As a registered nurse who cares for patients with cancer, Stephanie Rader knows a lot about the disease.
Even so, she learned so much more since being diagnosed last year with Stage 2 breast cancer.
"It's been a real eye-opener," says the 50-year-old Rader, who for the past 10 years has been the coordinator of the bone marrow transplant program at Via Christi Hospital on St. Francis. "I thought I was empathetic before, but I'm much more so now."
Rader's education started when she noticed a cyst on her right breast that she and her doctor had carefully monitored for years with regular mammograms seemed to be getting bigger.
She went to Anatomi Imaging at Ridge Plaza for a mammogram and after viewing the results, the radiologist recommended an ultrasound to help determine if the spot was a tumor. Based on those results, Dr. Teresa Cusick did an in-office biopsy and then recommended that Rader have an MRI of both breasts.
The MRI detected a suspicious spot on her Rader's left breast that was in a difficult area to biopsy. Consequently, Dr. Cusick recommended that she have a double-mastectomy.
"Initially, I was really reluctant, but I'm so glad that I did because it's easier to have both sides match," Rader says.
Within a month of Rader's initial diagnosis, Dr. Cusick, along with plastic surgeon Dr. Stacy Peterson, performed her mastectomies and what would be the first of four reconstructive surgeries at Via Christi Hospital on St. Francis.
"From the pre-op through to discharge, I had such exceptional care," Rader says. "Not being a surgical nurse, I didn't know what to expect, but they were really great at explaining everything to me in advance."
She was elated when her initial follow-up lab results showed no sign of cancer in the tissue surrounding the surgical site.
But three months later, Rader detected a lump on her chest wall. The cancer had returned.
Dr. David Johnson, an oncologist with Cancer Center of Kansas, recommended a combination of chemotherapy and radiation.
During her four and a half months of chemotherapy, she participated in one of 15 clinical trials for breast cancer being conducted through the Wichita Clinical Community Oncology Program.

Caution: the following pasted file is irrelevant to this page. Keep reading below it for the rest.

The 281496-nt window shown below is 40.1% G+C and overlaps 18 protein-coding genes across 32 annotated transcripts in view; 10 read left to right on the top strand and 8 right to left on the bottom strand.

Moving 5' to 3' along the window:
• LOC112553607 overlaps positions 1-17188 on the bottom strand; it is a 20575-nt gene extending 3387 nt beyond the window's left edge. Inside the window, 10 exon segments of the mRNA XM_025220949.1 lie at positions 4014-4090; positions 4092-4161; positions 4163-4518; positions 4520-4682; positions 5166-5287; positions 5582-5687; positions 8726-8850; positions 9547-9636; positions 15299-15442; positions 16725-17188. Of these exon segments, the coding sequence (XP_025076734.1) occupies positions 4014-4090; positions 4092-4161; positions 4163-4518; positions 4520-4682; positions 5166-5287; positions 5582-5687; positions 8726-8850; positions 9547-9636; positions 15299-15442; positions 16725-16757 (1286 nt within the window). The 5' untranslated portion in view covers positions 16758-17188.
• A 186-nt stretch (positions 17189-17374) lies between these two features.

While the natural remedy to lessen fatigue during chemotherapy didn't give her an energy boost, her co-workers at the Via Christi Cancer Institute did.
They, along with other friends, came with Rader for all of her six three-hour chemotherapy sessions, wearing different party-themed hats and outfits each time.
"You have to be able to laugh no matter how bad things are and we did," says Rader.
In July, she began receiving radiation therapy at the Via Christi Cancer Center and participating in another WCCOP trial studying the effectiveness of a certain drug in reducing radiation burns.
Whether it does or not, Rader says, "I'm benefitting in my treatment from all the women who agreed to participate in clinical trials in the past, so I'm glad to have the opportunity to pay it forward."
The most difficult part of her journey has been the side effects from chemotherapy, while the best has been the loving support she's received from family, friends and co-workers.
"I'm so proud of our entire cancer team - from the physicians on our medical staff to the caregivers on the floor," says Rader. "It makes me feel good as someone who is a part of that team to see the exceptional care we provide."
Many of them will be taking part in this year's Susan G. Komen Race for the Cure in honor of Rader and two other breast cancer survivors working in the newly opened Via Christi Cancer Institute.
Rader, who just finished her radiation treatment and whose prognosis is good, considers herself to be among the lucky ones.
"I work with patients so much sicker than I've been," she says. "I can't complain."